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Types of Spruce Trees

Black Spruce
Black Spruce

The Colorado Spruce has thin bark that forms in small scales. The bark turns from pale grey to brown as the tree ages. The Black Spruce has thin, scaly bark that is dark green-brown in color. The Red Spruce has bark with a reddish hue which is especially visible between the scales of the bark.

source: wikihow.com
Blue Spruce
Blue Spruce

Colorado blue spruce is a Native American tree that originated on stream banks and crags of the western United States. This sturdy tree is grown in farmlands, pastures and large landscapes as a windbreak and doubles as a nesting site for birds.

Conifers
Conifers

Conifers with large cones, such as eastern white pine trees, can be some of the messiest trees to grow, creating more landscape maintenance than some people care to engage in. Furthermore, it is a double whammy if you plant such a tree in a spot near where you park your car.

source: thespruce.com
Norway Spruce
Norway Spruce

Norway Spruce Picea abies Norway spruce is a familiar sight in much of the United States, but it’s really a tree of Europe. Throughout the globe, this tree has many uses including lumber, pulpwood, Christmas trees and landscape specimen trees.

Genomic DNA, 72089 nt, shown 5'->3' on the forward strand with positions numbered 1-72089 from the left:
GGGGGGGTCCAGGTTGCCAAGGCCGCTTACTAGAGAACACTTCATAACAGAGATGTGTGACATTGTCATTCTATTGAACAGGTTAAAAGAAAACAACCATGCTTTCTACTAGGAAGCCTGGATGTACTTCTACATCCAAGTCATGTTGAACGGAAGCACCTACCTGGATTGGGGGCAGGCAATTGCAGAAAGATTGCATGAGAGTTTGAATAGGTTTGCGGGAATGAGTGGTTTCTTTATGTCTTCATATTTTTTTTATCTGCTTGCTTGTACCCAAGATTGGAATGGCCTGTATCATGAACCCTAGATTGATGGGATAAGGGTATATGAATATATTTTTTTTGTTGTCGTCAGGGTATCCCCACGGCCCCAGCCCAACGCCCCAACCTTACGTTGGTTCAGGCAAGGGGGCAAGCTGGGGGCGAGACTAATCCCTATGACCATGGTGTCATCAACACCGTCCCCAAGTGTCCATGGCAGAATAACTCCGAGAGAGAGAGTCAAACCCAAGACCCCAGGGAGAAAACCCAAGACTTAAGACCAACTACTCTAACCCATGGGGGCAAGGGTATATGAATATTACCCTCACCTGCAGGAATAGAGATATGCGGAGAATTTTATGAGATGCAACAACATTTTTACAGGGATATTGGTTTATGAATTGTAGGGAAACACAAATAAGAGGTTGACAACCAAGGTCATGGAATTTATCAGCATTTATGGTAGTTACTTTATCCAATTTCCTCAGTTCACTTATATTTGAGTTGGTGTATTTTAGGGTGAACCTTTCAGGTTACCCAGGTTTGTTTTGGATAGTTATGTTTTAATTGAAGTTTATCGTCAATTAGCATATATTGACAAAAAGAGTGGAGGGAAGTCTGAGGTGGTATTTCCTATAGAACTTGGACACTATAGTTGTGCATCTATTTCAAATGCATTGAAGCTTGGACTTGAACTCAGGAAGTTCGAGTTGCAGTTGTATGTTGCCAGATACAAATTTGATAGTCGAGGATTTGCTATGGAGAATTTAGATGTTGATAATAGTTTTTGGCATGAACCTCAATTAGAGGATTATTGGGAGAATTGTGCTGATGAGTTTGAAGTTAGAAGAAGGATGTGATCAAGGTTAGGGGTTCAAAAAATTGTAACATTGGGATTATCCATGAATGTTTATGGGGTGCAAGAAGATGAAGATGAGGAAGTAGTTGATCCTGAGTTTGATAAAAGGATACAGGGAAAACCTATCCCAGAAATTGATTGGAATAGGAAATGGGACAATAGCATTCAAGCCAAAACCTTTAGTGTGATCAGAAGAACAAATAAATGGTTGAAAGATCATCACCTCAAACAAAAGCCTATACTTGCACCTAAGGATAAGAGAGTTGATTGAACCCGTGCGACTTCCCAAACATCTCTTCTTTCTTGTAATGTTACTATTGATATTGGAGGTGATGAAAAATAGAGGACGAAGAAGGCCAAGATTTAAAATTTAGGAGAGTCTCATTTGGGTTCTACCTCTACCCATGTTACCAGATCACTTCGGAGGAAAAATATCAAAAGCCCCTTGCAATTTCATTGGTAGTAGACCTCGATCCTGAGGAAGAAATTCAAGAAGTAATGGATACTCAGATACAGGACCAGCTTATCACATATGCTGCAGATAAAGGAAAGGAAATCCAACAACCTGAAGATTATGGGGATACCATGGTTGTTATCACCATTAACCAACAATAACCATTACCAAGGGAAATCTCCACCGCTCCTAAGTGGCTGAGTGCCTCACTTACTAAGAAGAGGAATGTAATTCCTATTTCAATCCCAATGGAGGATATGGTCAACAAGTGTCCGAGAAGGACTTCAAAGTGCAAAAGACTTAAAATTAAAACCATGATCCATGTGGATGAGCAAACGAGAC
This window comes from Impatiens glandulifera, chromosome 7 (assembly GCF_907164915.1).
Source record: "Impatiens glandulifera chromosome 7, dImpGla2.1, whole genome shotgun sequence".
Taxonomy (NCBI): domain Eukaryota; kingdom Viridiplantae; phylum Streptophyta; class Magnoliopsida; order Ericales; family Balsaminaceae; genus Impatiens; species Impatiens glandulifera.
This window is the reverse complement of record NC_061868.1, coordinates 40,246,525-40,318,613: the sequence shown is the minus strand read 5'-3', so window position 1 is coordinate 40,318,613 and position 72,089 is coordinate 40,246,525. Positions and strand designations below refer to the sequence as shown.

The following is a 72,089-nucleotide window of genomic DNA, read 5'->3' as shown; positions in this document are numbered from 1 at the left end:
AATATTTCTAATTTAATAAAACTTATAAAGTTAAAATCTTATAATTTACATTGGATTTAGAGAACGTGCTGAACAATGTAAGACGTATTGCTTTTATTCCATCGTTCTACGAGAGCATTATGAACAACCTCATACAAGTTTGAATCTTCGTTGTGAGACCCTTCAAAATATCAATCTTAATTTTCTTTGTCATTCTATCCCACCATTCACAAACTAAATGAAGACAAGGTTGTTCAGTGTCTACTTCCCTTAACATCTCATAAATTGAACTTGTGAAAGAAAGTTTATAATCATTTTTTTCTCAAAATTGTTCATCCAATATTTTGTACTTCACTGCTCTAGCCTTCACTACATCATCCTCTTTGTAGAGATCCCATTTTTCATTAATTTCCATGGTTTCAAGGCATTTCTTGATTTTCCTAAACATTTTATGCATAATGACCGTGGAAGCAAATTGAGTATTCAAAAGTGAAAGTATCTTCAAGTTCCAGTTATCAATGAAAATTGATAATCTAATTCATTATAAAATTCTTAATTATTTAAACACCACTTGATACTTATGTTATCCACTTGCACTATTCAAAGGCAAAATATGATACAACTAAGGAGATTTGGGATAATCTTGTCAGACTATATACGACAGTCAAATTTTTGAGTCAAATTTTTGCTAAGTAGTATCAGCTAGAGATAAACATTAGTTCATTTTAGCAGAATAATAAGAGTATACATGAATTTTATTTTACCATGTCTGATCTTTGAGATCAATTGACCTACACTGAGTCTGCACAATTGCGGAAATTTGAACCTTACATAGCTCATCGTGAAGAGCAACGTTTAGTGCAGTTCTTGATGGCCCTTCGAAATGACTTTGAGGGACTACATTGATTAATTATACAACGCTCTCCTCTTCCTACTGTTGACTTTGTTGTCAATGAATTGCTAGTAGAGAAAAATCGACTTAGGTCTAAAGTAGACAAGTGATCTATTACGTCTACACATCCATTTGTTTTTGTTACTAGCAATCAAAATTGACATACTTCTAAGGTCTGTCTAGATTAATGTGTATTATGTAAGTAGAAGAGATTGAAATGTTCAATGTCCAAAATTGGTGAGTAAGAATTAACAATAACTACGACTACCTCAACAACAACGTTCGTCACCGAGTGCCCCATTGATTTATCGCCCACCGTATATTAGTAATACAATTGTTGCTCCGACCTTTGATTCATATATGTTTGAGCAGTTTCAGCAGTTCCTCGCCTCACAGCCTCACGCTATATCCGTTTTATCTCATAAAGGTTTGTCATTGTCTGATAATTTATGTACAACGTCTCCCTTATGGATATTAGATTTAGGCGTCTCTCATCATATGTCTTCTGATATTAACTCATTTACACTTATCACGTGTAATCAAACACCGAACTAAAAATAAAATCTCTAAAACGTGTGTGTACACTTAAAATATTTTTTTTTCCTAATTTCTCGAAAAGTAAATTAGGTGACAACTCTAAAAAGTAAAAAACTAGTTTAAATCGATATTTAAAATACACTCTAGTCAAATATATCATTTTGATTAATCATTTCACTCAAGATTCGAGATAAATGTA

source: arborday.org
image: treeland.ca
Picea Omorika
Picea Omorika

Serbian Spruce Picea omorika Noted horticulturist Michael Dirr referred to the Serbian Spruce as “one of the most graceful and beautiful spruces.” And once you see its thin, arching branches and slender, straight trunk, you’ll understand why.

source: arborday.org
Sitka Spruce
Sitka Spruce

The Sitka spruce is the tallest species of spruce and is the state tree of Alaska. It can be over 300' in the wild, with the largest recorded specimen reaching 318' tall. It will be shorter in cultivation, but make sure there is plenty of room in your landscape as "shorter" is still often over 100' tall. It's suited to USDA Zones six through eight.

source: thespruce.com
White Spruce
White Spruce

White Spruce Picea glauca This tree has often been heralded as a beautiful tree, whether lining the banks of a North Country river or gracing someone’s front yard. But the white spruce is more than just a pretty face. Commercially it, it is a mainstay of the pulp and paper industry and well-used for construction lumber. In landscape, it is a lovely specimen tree or grouping, a sturdy option for windbreaks and buffer strips, and serves as a great visual screen.

source: arborday.org